All of these are tricky things, and some of us won’t have a lot of spaces to try these things safely, but if you do, there’s nothing wrong with trying knowing you don’t just have one shot to figure it out.
posted by advicepig at 10:44 AM on May 23 [1 favorite]


Autostraddle has a lot of trans and genderqueer articles, including advice and also including lots of other stuff. "I'm not sure if I'm a woman and I'm not sure what I'd be instead" is something that comes up regularly. I like that a lot of their writing on gender is personal instead of universal. I like that it acknowledges the messiness of firsthand experience instead of trying to package everything up into a tidy and uniform set of labels that you could teach someone from a Powerpoint slide (though "what label should I adopt in the face of all this messiness?" is definitely another thing that comes up a lot).

And FWIW, I agree that "trapped in a" language is tricky. There are a lot of people who eventually do some trans medical stuff or eventually transition socially in some way who never felt like an anything trapped in an anything. Like, yeah, making some medical changes to my body was really good for me. But I'm not a woman, I never was a man, and I definitely never felt like "a woman trapped in a man's body." When I started thinking about gender goals and body goals in a serious way, "Am I an X trapped in a Y?" was a total unproductive dead-end of a question, and I got a lot more mileage out of questions like "What would I want to try if I knew I could get away with it?" and "What are some real-world experiments I can do to see what feels right?"
posted by nebulawindphone at 12:18 PM on May 23 [4 favorites]


For me, helpful and revelatory questions were along the lines of "if i could snap my fingers, and instantly X... would I?" (where X for me was things like have more womanly body? even if nobody could ever see me... like I was isolated or had to wear a full body covering?) Thought experiments, but not so abstract.
posted by kokaku at 12:34 PM on May 23


Yes, How to Understand Your Gender.
posted by hoyland at 12:44 PM on May 23


Hi! I am a nonbinary person. If you're a person of color, I have specific Facebook groups I would recommend joining to get support for this, and can send you the links through DM. (I think I also have links for all nonbinary folks but I would have to doublecheck)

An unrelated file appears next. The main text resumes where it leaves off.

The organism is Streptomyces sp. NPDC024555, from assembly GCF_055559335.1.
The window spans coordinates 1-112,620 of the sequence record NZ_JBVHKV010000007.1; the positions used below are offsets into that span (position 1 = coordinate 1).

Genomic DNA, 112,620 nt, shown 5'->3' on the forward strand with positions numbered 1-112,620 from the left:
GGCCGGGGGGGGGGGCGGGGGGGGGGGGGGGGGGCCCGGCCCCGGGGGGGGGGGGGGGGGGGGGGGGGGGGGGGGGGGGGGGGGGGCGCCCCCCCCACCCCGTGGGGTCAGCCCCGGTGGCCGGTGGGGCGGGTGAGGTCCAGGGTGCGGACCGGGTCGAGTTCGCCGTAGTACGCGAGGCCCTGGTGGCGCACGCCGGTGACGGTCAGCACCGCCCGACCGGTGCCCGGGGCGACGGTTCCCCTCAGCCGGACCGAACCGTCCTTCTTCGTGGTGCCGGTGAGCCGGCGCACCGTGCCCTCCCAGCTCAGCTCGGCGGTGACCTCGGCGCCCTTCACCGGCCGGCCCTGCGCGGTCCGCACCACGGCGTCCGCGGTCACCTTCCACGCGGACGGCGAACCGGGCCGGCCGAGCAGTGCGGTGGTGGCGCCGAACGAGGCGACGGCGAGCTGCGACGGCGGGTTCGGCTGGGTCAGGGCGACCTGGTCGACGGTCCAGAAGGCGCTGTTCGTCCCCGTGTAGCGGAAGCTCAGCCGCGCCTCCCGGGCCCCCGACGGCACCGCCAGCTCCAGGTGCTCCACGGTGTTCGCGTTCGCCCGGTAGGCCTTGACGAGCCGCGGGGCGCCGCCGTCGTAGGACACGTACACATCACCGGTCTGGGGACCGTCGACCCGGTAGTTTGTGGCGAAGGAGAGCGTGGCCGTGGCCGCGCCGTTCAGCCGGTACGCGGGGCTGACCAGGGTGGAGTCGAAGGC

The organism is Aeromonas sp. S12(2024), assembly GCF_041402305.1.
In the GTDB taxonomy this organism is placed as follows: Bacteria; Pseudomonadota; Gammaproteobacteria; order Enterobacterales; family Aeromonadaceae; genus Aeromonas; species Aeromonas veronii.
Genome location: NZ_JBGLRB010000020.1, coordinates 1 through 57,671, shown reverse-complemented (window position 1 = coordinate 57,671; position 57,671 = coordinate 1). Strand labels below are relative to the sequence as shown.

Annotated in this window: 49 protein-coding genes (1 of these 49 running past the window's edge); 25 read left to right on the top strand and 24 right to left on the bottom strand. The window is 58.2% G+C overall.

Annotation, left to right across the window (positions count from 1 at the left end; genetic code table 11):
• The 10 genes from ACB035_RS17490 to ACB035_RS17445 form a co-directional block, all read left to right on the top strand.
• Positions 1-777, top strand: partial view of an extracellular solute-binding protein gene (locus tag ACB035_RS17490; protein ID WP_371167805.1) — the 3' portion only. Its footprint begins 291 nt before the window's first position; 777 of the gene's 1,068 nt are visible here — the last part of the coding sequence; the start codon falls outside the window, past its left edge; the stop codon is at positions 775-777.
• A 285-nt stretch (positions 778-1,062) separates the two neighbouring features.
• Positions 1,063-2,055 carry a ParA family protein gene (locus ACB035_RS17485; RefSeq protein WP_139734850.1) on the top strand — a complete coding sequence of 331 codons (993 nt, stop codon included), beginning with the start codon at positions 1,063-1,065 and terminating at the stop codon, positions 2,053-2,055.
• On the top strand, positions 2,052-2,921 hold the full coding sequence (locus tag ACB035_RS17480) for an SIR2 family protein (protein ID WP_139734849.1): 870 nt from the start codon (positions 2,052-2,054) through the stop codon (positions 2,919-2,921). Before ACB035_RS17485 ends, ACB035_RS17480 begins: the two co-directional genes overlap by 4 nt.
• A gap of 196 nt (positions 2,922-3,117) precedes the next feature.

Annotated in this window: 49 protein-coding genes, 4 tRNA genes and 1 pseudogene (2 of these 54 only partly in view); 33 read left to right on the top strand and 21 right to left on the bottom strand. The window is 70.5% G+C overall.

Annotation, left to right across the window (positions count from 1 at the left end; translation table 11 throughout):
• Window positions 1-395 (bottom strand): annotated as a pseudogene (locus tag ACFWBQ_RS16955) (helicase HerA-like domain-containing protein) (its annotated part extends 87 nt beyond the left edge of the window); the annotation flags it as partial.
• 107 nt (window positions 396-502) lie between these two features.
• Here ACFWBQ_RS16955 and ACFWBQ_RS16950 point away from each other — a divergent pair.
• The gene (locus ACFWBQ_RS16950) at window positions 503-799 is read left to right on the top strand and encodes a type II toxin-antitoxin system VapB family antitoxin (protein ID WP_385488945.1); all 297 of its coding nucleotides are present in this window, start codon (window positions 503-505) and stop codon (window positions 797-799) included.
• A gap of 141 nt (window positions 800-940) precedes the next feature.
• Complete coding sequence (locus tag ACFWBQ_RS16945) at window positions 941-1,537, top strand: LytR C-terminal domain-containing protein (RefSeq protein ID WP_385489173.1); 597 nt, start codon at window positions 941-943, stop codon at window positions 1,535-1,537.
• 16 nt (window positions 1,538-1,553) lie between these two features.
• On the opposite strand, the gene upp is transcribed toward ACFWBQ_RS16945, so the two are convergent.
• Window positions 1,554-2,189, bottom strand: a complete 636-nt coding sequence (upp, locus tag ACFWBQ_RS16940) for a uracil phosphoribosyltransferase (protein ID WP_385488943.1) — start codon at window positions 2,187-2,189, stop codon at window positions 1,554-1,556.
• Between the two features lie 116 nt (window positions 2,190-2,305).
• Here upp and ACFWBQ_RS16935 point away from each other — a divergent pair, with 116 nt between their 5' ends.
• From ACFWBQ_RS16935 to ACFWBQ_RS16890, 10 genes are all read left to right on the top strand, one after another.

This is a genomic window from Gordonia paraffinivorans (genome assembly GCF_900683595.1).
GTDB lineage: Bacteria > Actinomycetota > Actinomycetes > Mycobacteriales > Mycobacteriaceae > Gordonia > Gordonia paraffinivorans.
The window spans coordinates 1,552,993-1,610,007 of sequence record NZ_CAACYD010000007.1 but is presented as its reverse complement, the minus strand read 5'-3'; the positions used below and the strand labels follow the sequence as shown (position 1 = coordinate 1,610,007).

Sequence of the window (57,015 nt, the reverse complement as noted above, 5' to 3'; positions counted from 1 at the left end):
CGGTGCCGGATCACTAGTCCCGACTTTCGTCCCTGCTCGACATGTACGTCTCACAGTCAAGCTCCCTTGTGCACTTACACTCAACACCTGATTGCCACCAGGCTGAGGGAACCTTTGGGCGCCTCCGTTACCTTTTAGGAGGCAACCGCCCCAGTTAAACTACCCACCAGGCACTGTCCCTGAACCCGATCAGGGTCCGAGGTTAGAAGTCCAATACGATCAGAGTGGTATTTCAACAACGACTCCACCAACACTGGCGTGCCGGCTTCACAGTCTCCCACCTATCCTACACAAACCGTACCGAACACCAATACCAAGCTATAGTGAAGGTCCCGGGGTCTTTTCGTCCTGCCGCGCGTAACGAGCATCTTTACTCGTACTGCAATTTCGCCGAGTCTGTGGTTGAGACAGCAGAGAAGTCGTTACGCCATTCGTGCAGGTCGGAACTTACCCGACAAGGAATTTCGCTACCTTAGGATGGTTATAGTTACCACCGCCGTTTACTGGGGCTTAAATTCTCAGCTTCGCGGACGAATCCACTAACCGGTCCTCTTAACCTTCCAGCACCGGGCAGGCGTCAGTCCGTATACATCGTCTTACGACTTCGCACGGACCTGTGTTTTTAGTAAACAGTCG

posted by yueliang at 2:57 PM on May 23


There are a lot of links to resources (some of them already mentioned) at "am I nonbinary dot com".

I also recommend just finding nonbinary/genderqueer chat spaces to hang out in. Trying on different identities and comparing experiences in a supportive social setting can be very helpful when figuring this stuff out.
posted by polytope subirb enby-of-piano-dice at 3:21 PM on May 23 [1 favorite]


Oh hey, I'm glad I renewed the domain for aminonbinary.com! Anyway, I started at "I'm not sure if I'm a [man] and I'm not sure what I'd be instead" too; the strangeness and discomfort that led me to question my gender were always more about how I related to other people than about my body. (My body and I get along decently well. It's just annoying when people mistake it for a man's, which it isn't, because it's mine.)

My New Gender Workbook didn't do much for me, but You and Your Gender Identity by Dara Hoffman-Fox asked me a lot of the right questions and (despite some cheesy metaphors in it) gave me ideas for a lot of good experiments to run. The whole process was … kind of like spending a whole year at the optometrist, if that makes any sense? Sometimes it's hard to tell the difference between options 1 and 2, but sometimes you make the tiniest change and things just click into focus. And you definitely don't need to walk in already knowing your prescription in order to be a "true" glasses-wearing person.

For the love of your ribs, though, please don't use Ace bandages for binding. It's too easy to get them much too tight.
posted by this one sparks joy at 5:34 PM on May 23 [5 favorites]